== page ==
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Nanty Glo during the Great Depression

Dear Jon:

Info on company store.... The first store, to best of my knowledge, was located on Shoemaker Street. It was behind what is now Commons Hardware. It was a two-story building. The Heisley Company Store was on first-floor entrance about seven steps above street level. The store used all the first floor.

On the second floor was a hall used by Nanty Glo High School for basketball and other activities; the hall was also used by the Miners' Union for meetings. The basement area had showers and a locker area used by [the high school] football and basketball players. The locker area was also used by baseball and football teams independent of [the high school].

The building at the corner of Lloyd and Davis Streets was constructed in the 1920s by the Webster Coal Company for their company store. They had 800 or more miners at that time. Most of the homes on both sides of Lloyd Street from the store to the railroad tracks at the bottom of Pergrim Hill were owned by Webster Coal Company and rented to their miners.

When Webster closed its operations in Nanty Glo, the Heisley Company Store moved from Shoemaker Street to the building that the Webster Company Store had occupied. Some of the employees at that time were Mr. Harris, Mgr.; Betty Carlisle, secretary; Clerks Vivian Singer, Rose Ceria, Ann Smarts, Johnny Fresh, and Mr. Garis in the meat department.

Since few of the miners had automobiles at that time, the store had home delivery for large food orders and larger items. All items were on credit and [the bill] was deducted from their earnings at the mine. Few if any miners ever received any cash money on pay day.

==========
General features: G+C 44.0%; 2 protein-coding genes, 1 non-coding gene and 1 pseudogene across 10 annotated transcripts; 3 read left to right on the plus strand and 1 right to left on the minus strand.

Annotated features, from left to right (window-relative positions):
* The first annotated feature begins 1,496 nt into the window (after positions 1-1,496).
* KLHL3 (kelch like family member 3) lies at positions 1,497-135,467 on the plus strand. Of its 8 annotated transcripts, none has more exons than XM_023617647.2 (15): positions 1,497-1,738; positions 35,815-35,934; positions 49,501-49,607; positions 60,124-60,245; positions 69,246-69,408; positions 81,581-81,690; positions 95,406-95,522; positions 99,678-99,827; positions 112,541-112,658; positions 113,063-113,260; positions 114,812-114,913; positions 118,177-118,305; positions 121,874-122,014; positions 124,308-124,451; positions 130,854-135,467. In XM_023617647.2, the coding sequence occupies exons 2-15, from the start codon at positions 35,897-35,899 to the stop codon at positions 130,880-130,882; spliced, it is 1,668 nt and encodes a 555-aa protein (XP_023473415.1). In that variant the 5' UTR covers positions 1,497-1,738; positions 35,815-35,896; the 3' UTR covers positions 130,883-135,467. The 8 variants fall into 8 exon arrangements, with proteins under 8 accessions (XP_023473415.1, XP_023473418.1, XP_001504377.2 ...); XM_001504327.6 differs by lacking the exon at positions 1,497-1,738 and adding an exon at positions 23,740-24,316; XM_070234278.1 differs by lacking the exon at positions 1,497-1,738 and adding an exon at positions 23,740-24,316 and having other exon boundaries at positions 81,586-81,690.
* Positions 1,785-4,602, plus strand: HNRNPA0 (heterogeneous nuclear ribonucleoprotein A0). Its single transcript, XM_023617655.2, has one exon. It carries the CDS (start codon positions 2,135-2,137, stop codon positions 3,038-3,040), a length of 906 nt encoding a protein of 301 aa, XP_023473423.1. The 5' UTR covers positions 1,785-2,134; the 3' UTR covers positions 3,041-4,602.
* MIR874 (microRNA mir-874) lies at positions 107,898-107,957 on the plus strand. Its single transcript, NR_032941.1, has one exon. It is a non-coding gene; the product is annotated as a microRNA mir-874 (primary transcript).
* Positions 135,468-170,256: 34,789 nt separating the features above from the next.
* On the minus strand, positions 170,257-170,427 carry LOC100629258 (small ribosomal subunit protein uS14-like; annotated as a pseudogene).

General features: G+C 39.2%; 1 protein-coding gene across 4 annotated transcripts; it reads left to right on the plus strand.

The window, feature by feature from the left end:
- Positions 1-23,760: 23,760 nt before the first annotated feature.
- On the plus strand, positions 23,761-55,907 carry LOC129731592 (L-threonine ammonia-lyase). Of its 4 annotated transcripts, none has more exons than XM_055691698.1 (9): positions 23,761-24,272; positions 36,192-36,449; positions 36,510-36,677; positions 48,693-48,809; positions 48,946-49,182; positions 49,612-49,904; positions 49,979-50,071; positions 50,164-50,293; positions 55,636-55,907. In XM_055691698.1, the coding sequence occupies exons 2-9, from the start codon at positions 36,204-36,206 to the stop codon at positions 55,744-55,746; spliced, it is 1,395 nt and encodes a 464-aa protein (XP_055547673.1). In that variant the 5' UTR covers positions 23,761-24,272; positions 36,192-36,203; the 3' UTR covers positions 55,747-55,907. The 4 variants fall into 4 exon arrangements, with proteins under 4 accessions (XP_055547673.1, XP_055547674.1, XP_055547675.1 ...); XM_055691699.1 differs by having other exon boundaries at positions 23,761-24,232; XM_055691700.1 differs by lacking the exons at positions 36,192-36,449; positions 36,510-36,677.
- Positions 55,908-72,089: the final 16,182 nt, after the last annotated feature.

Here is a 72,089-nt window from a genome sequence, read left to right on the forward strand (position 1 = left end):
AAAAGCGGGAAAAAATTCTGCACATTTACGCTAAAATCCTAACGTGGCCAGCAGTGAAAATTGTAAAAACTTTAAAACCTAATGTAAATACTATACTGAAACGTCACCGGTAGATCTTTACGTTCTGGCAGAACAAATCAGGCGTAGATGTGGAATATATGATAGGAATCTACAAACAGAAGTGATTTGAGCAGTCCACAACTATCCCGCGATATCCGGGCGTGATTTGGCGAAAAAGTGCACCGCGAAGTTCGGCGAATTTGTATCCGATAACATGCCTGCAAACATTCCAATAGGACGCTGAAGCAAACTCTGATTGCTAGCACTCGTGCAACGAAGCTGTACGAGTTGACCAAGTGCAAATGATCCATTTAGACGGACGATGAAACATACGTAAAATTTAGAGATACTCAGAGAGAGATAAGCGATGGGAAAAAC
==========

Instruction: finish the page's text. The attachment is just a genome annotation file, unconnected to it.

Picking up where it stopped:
There were no bargains or discounts at the Company Store. Did you know that there was one taxicab in town owned by Joe Kovak; that there was a livery stable and ice house in the alley behind Hagens' resturant, owned by Rupp Peter? There was a hotel above Mary's tavern near the streetcar depot? You could take the streetcar to Johnstown, the train to Revloc and Ebensburg. The streetcar also stopped at Woodland Park.

Some lower grade teachers were:

Miss Liddy
Miss Washborne
the Williams sisters
John Davies
Mr. Bracken
Miss Griffith
Miss Edwards
Miss Lehman
Mrs. Carlisle

That's all, Folks
Tom [Hawksworth] 3/28/99

Webmaster's note: I wonder if the taxi operation was the same family who had Kovach Taxi in Twin Rocks when I was growing up? And is Woodland Park the same one that's on Route 22 today? Until now, all I ever knew of Webster Mine was that it was the source of the relatively small rockdump at the foot of Pergrim Hill. Nor did I realize that, like miners in other company towns, Nanty Glo's miners "owed their souls to the company store" during the Great Depression. You've educated most of us I'm sure; thank you, Tom. Still, my uncle (Percy Kennedy) moved to Nanty Glo and my dad moved to Vintondale to get work during the Depression. And although Mom and Dad carried scars from the Depression for the rest of their lives, Dad always had work in Blacklick Valley until Cardiff Mine closed and he retired in 1960.—Jon Kennedy

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